Thursday, September 1, 2016

Diversification will not make you super rich but is the best option for the average investor

My regular readers know very well by now that I consistently recommend investors to hold a diversified portfolio of different assets consisting of equities, bonds and cash, real estate and precious metals. The purpose of this diversification is to reduce the risk of heavy capital losses. Since nowadays, most assets are grossly inflated I am not so sure that this diversification is full proof anymore, but what I am sure of is that the strategy of owning different assets is the best option for the average investor. It is nonetheless pretty clear to me that if becoming ultra-rich is the objective, diversification is simply not an option.

A friend of ours, Charlie Bilello who is the Director of Research at Pension Partners, LLC, an investment advisor that manages mutual funds and separate accounts and who is the co-author of four award-winning research papers on market anomalies and investing was kind enough to share with us a paper entitled, Big Winners and Big Drawdowns. The paper is very interesting because it shows that people like Steve Jobs, Bill Gates, Jeff Bezos, Eric Schmidt, and Larry Page became incredibly wealthy by having almost all their wealth in just one business, which however, experienced repeatedly huge drawdowns.  

Bilello rightly says that, “All big winners have big drawdowns. Accepting this fact can go a long way toward controlling your emotions during periods of adversity and becoming a better investor.”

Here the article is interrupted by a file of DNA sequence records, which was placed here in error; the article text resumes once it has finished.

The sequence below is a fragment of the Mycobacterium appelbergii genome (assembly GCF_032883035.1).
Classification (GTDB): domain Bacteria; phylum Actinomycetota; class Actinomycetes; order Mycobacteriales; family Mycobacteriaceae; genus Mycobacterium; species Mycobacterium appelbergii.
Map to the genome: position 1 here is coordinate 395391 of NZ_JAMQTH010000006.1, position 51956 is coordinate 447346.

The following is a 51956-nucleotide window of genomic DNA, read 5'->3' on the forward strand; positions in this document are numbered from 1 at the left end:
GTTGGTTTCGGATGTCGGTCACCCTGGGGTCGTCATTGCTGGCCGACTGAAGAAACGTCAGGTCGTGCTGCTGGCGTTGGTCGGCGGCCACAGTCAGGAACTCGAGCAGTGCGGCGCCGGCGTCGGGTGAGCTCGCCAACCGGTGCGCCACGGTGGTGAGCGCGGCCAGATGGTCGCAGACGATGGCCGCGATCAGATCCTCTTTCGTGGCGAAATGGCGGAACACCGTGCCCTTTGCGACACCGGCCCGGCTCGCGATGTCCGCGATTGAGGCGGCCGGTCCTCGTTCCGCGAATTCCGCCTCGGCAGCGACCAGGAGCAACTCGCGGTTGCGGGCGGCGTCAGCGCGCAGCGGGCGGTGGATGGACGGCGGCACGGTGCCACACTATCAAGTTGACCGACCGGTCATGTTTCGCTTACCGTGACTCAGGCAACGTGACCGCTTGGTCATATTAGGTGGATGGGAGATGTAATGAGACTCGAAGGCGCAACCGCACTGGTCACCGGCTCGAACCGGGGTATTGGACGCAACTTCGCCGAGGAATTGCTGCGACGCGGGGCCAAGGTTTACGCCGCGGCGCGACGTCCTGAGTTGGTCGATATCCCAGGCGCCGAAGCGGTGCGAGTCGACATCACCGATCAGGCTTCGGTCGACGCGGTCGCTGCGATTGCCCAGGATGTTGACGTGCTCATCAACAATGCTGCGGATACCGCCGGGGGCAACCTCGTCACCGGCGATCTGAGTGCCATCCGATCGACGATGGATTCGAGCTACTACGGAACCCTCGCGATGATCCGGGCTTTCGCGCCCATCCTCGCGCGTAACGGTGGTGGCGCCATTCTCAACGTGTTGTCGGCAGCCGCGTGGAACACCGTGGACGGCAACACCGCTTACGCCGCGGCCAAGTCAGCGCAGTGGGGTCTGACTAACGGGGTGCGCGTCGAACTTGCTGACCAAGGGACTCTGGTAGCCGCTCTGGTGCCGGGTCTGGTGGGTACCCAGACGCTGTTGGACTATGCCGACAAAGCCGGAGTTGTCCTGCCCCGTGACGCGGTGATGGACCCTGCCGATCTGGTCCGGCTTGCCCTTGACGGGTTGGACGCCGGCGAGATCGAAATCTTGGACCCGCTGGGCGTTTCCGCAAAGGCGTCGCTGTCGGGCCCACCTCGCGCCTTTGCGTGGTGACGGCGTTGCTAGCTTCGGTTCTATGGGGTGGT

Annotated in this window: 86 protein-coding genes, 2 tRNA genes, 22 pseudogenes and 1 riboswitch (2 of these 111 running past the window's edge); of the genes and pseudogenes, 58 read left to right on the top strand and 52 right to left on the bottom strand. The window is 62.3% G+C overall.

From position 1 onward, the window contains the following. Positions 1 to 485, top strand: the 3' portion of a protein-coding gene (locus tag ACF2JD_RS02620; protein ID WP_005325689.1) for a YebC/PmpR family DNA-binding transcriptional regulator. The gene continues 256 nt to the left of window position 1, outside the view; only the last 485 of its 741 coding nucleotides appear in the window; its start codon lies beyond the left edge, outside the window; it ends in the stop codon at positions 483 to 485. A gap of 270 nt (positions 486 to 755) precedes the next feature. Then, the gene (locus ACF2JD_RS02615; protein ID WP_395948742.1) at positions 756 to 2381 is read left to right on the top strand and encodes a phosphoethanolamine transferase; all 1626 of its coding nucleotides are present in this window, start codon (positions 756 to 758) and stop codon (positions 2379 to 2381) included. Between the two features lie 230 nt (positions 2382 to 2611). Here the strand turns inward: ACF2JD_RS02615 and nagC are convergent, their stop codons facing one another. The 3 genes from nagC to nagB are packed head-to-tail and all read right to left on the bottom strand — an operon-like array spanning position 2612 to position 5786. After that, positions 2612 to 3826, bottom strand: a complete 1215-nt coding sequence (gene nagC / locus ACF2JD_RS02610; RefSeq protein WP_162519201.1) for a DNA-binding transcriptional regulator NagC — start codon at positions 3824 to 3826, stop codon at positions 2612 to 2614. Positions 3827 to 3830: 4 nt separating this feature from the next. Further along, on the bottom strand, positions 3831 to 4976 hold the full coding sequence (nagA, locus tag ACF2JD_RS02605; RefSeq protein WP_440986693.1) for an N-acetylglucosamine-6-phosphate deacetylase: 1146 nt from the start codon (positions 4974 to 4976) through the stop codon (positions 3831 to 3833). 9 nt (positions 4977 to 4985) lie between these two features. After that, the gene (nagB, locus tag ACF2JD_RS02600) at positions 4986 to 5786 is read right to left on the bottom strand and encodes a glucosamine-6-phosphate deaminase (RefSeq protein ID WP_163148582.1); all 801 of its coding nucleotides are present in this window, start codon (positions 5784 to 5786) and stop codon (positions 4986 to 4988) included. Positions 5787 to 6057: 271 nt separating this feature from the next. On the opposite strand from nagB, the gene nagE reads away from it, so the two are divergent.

I fully agree with Bilello that controlling one’s emotions during periods of adversity can go a long way toward becoming a better investor. The successful investor should also be aware that the mind-boggling long term performance of stocks such as Apple, Amazon, Microsoft and Alphabet are the exception and that they are not at all representative of the returns investors should expect from their portfolios. More so, as I explained above, diversification – well-understood disciplined diversification – can help investors to better control their emotions.  

There is a point that is important: We investors will not only experience higher volatility and lower returns on our assets in the next few years. We shall also have to endure vicious interventions by governments and central banks, which are nothing else but an increase in taxes on private property or, as I believe, a form of hidden expropriation. The right choice of the custody and geographical location of your assets will be increasingly important. Concerning the custody of your assets beware of massive fraud everywhere – see following link:

Following last month’s discussion of Mrs. Stutzman I received quite a few comments. The majority of the comments condemned the behaviour of Mrs. Stutzman, which I actually support.          

With kind regards
Yours sincerely
Marc Faber